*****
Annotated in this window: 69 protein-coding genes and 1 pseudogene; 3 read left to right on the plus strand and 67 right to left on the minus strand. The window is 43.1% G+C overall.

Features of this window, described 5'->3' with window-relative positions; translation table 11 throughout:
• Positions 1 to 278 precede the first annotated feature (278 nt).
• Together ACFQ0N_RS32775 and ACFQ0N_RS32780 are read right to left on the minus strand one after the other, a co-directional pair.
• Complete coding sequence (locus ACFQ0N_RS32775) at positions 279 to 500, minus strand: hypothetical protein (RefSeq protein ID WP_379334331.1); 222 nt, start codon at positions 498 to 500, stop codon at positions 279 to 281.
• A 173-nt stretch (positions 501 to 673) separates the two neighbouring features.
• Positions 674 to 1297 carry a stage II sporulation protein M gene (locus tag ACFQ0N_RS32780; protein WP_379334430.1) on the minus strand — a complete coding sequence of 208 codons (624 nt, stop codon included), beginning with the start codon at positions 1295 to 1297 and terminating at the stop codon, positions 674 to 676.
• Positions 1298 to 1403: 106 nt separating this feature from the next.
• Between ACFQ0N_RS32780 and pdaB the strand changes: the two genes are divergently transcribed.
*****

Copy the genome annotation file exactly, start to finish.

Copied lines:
Annotated in this window: 69 protein-coding genes and 1 pseudogene; 3 read left to right on the plus strand and 67 right to left on the minus strand. The window is 43.1% G+C overall.

Features of this window, described 5'->3' with window-relative positions; translation table 11 throughout:
• Positions 1 to 278 precede the first annotated feature (278 nt).
• Together ACFQ0N_RS32775 and ACFQ0N_RS32780 are read right to left on the minus strand one after the other, a co-directional pair.
• Complete coding sequence (locus ACFQ0N_RS32775) at positions 279 to 500, minus strand: hypothetical protein (RefSeq protein ID WP_379334331.1); 222 nt, start codon at positions 498 to 500, stop codon at positions 279 to 281.
• A 173-nt stretch (positions 501 to 673) separates the two neighbouring features.
• Positions 674 to 1297 carry a stage II sporulation protein M gene (locus tag ACFQ0N_RS32780; protein WP_379334430.1) on the minus strand — a complete coding sequence of 208 codons (624 nt, stop codon included), beginning with the start codon at positions 1295 to 1297 and terminating at the stop codon, positions 674 to 676.
• Positions 1298 to 1403: 106 nt separating this feature from the next.
• Between ACFQ0N_RS32780 and pdaB the strand changes: the two genes are divergently transcribed.